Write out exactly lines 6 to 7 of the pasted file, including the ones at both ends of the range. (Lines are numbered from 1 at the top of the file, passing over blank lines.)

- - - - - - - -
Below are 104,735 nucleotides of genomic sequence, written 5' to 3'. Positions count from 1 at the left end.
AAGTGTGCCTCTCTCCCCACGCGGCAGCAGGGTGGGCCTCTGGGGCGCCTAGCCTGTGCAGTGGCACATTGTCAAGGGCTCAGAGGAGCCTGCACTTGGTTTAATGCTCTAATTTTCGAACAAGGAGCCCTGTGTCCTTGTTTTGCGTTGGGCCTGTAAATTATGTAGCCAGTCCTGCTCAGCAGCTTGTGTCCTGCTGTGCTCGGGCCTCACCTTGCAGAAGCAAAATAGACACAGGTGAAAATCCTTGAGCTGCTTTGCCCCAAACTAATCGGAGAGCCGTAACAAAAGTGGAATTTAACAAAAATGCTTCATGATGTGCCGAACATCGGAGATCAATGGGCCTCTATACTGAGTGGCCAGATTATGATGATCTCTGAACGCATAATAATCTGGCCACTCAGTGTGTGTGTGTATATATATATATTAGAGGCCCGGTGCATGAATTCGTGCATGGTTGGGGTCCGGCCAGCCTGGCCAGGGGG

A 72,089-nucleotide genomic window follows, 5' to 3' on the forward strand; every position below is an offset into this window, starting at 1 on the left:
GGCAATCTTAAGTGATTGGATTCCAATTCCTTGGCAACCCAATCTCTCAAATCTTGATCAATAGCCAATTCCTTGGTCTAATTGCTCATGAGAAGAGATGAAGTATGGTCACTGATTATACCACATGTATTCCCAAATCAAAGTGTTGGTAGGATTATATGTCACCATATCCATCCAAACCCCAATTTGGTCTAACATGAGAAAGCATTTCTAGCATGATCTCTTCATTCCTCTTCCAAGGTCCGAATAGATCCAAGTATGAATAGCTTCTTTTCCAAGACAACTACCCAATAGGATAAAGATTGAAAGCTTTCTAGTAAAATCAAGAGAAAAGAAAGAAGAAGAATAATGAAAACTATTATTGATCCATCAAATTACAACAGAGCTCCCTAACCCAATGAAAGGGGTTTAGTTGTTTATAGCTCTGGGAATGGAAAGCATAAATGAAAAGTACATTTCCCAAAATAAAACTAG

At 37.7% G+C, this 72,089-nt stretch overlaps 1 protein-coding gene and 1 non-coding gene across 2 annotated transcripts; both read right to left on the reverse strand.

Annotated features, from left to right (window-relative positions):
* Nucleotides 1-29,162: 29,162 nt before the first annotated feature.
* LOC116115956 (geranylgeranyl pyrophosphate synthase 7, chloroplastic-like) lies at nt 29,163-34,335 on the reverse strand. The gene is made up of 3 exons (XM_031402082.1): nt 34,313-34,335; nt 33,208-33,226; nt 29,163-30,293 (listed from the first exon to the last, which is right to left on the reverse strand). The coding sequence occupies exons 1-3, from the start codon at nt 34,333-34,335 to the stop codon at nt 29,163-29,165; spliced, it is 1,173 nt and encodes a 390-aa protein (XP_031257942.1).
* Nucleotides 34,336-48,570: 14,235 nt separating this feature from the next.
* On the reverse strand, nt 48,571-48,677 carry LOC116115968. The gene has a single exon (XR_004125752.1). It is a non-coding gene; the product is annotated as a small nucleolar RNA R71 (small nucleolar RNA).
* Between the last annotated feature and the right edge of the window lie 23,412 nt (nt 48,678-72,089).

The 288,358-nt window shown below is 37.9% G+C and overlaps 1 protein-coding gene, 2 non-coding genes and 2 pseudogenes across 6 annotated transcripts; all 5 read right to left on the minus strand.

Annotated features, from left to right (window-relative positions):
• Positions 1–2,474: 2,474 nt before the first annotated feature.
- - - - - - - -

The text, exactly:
Annotated features, from left to right (window-relative positions):
* Nucleotides 1-29,162: 29,162 nt before the first annotated feature.